Beyoncé wrote a touching tribute to former first lady Michelle Obama for Time's annual list of the "100 Most Influential People."

The “Love on Top” singer praised Obama for setting a pristine example during her years in the White House.

“Loving Michelle Obama wasn’t much of a choice. It was something that came naturally, because of how she carried herself,” Beyoncé wrote.

“Because she resembled us and was moving in spaces where, as Black Americans, we weren’t exactly meant to be, she seemed so powerful.”

Beyoncé also mentioned how she was “embraced by a warm, regal, confident woman who possessed a reassuring calm,” when they met for the first time on the eve of former President Obama’s first inauguration.

Her willingness to be open despite fierce criticism also impressed Queen Bey.

“I’m honored to know such a brilliant Black woman who’s spoken about the sacrifice it takes to balance her passions while remaining a supportive partner and mother, and now a best-selling author with Becoming,” she continued. “She has continued to open herself up, even if it meant being criticized. She has continued to be a portrait of grace.”

Beyoncé cemented Michelle’s place as a role model for her three kids, Blue Ivy, Sir and Rumi Carter.

“I am so grateful that my daughters and my son live in a world where Michelle Obama shines as a beacon of hope who inspires all of us to do better and to be better,” Beyoncé concluded.

This tribute isn’t the first time Beyoncé has publicly praised Michelle. In 2012, she referred to Michelle as "the ultimate example of a truly strong African-American woman," according to CBS.

Bey also urged the world to “Bow Down” in honor of Michelle’s birthday in January.

The admiration is mutual.

Michelle deemed the former Destiny’s Child member a “role model for us all” while congratulating her for starting her Formation Scholars initiative.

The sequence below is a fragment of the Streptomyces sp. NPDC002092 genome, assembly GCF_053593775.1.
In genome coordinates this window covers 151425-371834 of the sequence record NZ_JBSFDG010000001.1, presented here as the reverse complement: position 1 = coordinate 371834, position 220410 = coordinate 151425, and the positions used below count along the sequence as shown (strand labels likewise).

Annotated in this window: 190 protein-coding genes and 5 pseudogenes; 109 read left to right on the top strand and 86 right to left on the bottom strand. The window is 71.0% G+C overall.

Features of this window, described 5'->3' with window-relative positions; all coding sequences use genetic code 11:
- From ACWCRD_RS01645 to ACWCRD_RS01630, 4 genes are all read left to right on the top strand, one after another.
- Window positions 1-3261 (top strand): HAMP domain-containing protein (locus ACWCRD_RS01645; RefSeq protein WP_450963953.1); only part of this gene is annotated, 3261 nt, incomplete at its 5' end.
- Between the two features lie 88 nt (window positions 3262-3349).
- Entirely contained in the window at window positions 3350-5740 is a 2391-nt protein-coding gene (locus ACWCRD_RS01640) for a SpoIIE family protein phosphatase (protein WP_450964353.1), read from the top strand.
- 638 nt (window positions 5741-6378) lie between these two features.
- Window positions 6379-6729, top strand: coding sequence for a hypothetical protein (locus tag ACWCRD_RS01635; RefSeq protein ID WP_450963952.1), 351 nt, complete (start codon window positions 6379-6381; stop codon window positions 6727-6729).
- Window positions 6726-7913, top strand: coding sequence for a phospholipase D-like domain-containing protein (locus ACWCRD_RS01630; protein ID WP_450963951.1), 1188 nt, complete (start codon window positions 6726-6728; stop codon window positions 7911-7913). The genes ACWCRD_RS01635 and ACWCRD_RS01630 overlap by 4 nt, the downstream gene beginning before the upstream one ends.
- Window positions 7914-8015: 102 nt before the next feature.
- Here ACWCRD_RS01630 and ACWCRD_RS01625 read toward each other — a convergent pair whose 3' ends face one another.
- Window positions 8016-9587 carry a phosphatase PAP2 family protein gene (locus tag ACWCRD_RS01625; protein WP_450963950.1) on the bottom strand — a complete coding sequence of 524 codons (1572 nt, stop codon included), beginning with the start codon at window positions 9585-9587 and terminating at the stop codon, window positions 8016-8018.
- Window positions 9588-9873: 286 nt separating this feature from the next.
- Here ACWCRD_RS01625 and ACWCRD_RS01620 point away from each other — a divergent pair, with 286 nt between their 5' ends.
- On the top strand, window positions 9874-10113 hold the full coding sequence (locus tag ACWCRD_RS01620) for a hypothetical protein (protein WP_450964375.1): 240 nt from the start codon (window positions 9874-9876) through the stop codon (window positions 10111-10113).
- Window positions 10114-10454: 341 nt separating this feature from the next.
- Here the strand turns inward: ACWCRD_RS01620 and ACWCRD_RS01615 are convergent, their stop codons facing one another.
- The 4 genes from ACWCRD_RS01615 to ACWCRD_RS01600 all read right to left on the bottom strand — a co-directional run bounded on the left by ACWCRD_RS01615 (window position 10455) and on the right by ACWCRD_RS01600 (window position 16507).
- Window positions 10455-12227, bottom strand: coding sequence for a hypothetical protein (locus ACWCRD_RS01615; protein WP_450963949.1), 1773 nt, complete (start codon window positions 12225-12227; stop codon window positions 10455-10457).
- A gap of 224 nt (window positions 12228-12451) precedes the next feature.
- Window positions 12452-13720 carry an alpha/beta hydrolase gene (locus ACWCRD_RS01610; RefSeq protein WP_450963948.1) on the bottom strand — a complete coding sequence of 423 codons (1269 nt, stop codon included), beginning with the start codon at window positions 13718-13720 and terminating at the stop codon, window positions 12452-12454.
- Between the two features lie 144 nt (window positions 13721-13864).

Michelle isn’t the only prominent Black face on Time’s radar.

Warren Buffet praised LeBron James for his ability to keep his priorities in check despite temptation.

“I’ve been impressed with his leadership skills, his sharp mind and his ability to stay grounded,” he wrote. “People in LeBron’s position get tugged in different directions and have a lot of chances to make bad decisions. He’s kept his head, and that’s not easy.”

Elsewhere, Ava DuVernay showered Gayle King with some Black-on-Black love for her journalistic talents.

“To see her for the truth seeker that she has always been,” the filmmaker wrote. “Our eyes are now open as we bear witness to her, standing right in front of us, gracefully in the center.”

Another poignant message was one from Pose director Janet Mock to one of her leading ladies, Indya Moore. Mock compared Moore to their trans foremothers who changed the world.

“In Indya, I see elements of our foremothers: the beauty of Sir Lady Java and Tracey Africa Norman, the brazenness of Miss Major and Sylvia Rivera, and the indelible warmth and spirit of Marsha P. Johnson,” Mock wrote. “She is the living embodiment of our wildest dreams finally coming true.”

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